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The Good, The Bad and The Cloud

I've recently migrated all my personal projects to AWS and thought I could explain my process so that others could benefit from it! I'll explain the projects, how they used to be hosted, how I transitioned them to AWS and my future using AWS technologies.

Not only did I learn a lot in this process, but I was able to save around $10 a month! A little bird told me that Lockheed operates at a scale slightly higher than my own. They should be able to save a bit more money.

I plan on having this being the first in a 4-part series of posts of how I migrated everything to AWS. Each of the projects will have their own post detailing how the migration was made.

Part 1 - The Good, The Bad and The Cloud
Part 2 - How I learned to stop provisioning and love the Serverless
Part 3 - Bucketful of websites
Part 4 - The Lord of the instances
Part 5 - Planning for the future

The Projects


I had a small blog using the Ghost platform based on NodeJS. Since it was a dynamic blog and required a DB, it required at least 1GB of RAM and 1 CPU. At the time of the migration, this was my most resource-heavy project and still is.



A Python based, Keyword-aware Lorem Ipsum generator. You could pass it any keyword and it would return a randomly generated, human-readable sentence about that topic.

I.E: If you pass it "pizza", it could return something like "The pizza Italy came from cheese with crust". Doesn't make sense at all, but readable by humans.

While the ite live and functionality, there's a bit more cleaning up I want to do before making it public.

Static Websites

I have a few static (HTML, CSS, JS) websites that host some my projects. As they only required serving up the static content, it was very low intensity and ran on the same server as my blog.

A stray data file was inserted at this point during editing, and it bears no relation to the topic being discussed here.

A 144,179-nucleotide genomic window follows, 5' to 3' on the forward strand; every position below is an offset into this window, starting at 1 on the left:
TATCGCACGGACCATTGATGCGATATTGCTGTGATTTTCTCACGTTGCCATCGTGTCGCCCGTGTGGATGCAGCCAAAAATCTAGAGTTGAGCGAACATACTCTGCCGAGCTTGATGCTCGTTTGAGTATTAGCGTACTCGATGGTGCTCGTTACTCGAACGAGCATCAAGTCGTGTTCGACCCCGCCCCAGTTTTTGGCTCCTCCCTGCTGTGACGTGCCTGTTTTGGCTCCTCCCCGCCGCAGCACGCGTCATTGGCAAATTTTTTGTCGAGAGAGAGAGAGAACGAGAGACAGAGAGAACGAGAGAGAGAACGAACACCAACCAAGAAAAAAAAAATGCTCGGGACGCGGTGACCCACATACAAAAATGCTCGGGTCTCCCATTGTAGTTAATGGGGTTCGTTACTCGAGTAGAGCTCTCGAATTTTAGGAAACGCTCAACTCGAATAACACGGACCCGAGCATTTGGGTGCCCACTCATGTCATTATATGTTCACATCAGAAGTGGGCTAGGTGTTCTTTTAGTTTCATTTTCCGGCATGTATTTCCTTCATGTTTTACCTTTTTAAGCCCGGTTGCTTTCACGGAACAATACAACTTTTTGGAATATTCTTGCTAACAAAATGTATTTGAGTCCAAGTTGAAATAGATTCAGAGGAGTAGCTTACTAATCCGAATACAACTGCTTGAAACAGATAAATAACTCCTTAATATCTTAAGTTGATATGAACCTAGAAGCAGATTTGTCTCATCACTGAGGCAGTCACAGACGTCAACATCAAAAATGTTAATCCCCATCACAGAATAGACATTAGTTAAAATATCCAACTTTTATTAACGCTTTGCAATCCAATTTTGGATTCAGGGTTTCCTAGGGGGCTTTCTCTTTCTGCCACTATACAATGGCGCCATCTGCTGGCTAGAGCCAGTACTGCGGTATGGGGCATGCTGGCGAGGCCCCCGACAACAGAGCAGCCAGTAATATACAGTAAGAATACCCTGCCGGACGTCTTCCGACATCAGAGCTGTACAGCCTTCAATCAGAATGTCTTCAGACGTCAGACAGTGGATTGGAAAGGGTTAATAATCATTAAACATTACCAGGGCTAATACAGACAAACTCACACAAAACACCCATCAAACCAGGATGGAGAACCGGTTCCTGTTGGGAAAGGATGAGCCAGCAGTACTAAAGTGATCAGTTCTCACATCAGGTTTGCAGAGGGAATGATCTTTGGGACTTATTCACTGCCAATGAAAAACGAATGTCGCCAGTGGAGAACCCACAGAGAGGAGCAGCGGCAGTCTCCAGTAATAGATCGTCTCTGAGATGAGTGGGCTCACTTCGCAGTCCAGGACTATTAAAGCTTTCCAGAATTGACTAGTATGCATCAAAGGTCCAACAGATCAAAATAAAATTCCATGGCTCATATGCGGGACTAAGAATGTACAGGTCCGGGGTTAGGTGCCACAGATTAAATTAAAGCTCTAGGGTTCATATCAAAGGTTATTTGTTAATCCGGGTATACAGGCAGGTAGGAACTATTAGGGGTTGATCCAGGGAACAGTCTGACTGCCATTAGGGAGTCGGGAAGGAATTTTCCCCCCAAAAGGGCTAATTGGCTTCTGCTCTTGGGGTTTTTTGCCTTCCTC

Shameless Plug: One of my projects that allows you to explore publicly available data about New York City won 3rd place for "Best Overall Quality" in the inaugural Open Data Contest with NYC!

The Past

All of my old projects used to be hosted on $5 & $10 Digital Ocean droplets. I had one that hosted my blog and static web-sites and one that hosted a python project of mine. While I wanted them to perform well, they didn't have a huge audience and I was able to choose the lowest tiered DO droplets. The helped keep my costs to a minimum, but I still had to pay $15 a month.

I also had my DNS requests going through CloudFlare for high-performance DNS resolution and to use their CDN. My thinking was that some of the load could be taken off my origin-servers but serving the content from their CDN.

This solution worked fine, but I wanted to see how I could improve them while saving money and learning something new. Remember, not all improvements need to cost money!

The Current

After a few months of tinkering with my projects, I wanted to try and elevate them to the next level. I wanted to learn, to improve and to make them ready for my big break (note, I'm still waiting for it...). After looking at AWS, I realized it was my best option for mainly 3 reasons.

  • Cost: Due to AWS’s scale, they were able to provide the same functionality for a much lower price.
  • Available Services: AWS has such a huge range of services, that I could easily transition my current projects into their environment, with a huge amount of room for future ideas
  • Scale: While my projects currently don’t have to worry about thousands of people accessing it at once, I wanted to plan for that possibility. AWS allowed me to easily setup different systems to automatically scale the projects.

It took a few weeks, but I was finally able to move my whole project base to AWS using the following services:

  • Route 53 – Used for DNS resolution and domain-name registration.
  • Cloudfront – Used as a static-content CDN and paired with Lambda to optimize latency.
  • EC2 – Used as the compute backend for my blog.
  • API Gateway – Used as a sort of ‘switchboard’ to connect API requests to their respective end-point.
  • AWS Lambda – Used as the serverless solution for my PyumIpsum project. I no longer have a dedicated server!
  • DynamoDB – Used to storage some key-value data for several of my projects. Due to my low requirements, I’m able to stay in the free-tier!
  • S3 – Used to hold data-sets for my projects and to host all my static websites.

The Future

Over the next few weeks, I’ll create 4 more blog posts detailing the migration process for each project. Not only will I talk about the benefits, I’ll talk about the mistakes I made so you can learn from them also!

The Good, The Bad and The Cloud
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